Greenspan's call for caution Investors resistant: Fed chairman hints at interest rate hike to calm markets.


WHEN ALAN GREENSPAN speaks, are people listening? The Federal Reserve Board chairman evidently thinks his December warning about "irrational exuberance" in the financial markets did not get the attention it deserved.

The Dow Jones average, after a momentary plunge, kept climbing until it broke the 7000 mark with the new year. And so, Mr. Greenspan returned to the fray this week with a hint that the Fed may soon raise interest rates as a "pre-emptive" strike against inflation. In two days, the Dow fell more than 100 points.

"Caution seems especially warranted with regard to the sharp rise in equity prices during the past two years," he intoned. "These gains have obviously raised questions of sustainability." It is rare for this Fed chairman -- indeed for any Fed chairman -- to focus so sharply on Wall Street behavior. If his jawboning fails again to calm the markets, his record suggests that he will resort to an increase in the short-term Federal funds rate, now at 5.25 percent.

One reason for Mr. Greenspan's frustration is a fundamental change in American investing habits as a result of participatory pension and retirement plans. There are so many dollars chasing after lucrative returns that stock prices keep going up and up. What he fears is not a leveling off but a panicky bursting of the bubble when the supposedly inevitable downturn comes.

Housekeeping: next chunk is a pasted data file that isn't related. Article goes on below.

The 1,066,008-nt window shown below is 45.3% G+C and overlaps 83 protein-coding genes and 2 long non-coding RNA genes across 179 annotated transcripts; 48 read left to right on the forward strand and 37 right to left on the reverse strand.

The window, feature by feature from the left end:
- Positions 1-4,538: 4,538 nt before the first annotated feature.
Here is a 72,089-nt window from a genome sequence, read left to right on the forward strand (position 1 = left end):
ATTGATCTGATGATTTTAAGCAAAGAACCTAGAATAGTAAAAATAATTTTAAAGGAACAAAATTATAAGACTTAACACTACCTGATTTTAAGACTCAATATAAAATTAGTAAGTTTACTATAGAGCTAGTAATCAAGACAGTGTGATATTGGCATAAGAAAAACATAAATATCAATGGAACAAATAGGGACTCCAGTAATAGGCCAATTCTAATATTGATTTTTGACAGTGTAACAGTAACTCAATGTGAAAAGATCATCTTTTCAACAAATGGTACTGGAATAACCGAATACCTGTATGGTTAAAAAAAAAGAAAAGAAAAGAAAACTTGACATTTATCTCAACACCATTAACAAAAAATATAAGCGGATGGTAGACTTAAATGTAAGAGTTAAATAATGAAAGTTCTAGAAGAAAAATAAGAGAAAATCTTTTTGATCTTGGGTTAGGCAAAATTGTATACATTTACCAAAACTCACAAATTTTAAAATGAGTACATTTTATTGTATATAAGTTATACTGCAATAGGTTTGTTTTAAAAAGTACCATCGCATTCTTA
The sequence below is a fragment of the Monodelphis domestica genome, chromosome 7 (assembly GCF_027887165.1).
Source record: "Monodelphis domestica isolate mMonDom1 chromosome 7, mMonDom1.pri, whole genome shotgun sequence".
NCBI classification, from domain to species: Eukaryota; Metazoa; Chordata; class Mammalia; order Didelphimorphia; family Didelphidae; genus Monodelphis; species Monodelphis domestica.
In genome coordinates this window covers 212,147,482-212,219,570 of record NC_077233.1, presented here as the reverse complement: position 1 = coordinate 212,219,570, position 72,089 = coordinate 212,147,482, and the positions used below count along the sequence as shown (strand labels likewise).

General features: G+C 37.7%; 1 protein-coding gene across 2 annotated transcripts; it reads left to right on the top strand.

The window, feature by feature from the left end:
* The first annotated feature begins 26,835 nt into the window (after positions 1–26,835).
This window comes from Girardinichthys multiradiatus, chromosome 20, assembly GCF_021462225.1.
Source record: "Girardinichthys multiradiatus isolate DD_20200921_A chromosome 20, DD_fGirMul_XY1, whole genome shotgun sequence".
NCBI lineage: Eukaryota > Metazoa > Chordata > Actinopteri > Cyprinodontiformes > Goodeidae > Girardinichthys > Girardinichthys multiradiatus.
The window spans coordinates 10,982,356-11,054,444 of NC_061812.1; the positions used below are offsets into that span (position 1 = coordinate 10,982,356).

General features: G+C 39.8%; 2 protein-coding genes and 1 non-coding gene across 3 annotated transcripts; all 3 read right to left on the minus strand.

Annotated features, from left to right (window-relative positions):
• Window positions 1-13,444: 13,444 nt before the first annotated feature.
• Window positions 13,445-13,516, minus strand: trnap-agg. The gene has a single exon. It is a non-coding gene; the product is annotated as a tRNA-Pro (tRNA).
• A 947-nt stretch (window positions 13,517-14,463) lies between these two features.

Another problem is the little-noticed contradiction between his concern about inflation and his conviction that government statistics exaggerate its extent. For if the Consumer Price Index is too high, as Mr. Greenspan believes, then the inflation rate is perhaps a full point lower than the 3 percent now listed.

The Fed chairman's response is that he has to be on the lookout for storm warnings, such as a feeling of greater job security within the work force that could accelerate the rate of wage increases. "A pre-emptive policy tightening may become appropriate before any sign of actual higher inflation becomes evident," he told Congress. He advanced similar arguments in 1994 when he pushed up interest rates. Instead of short-circuiting the recovery, as some feared, it had the effect of prolonging it. Thus, Mr. Greenspan speaks this time with greater authority -- even if the bullish won't listen.

Pub Date: 2/28/97

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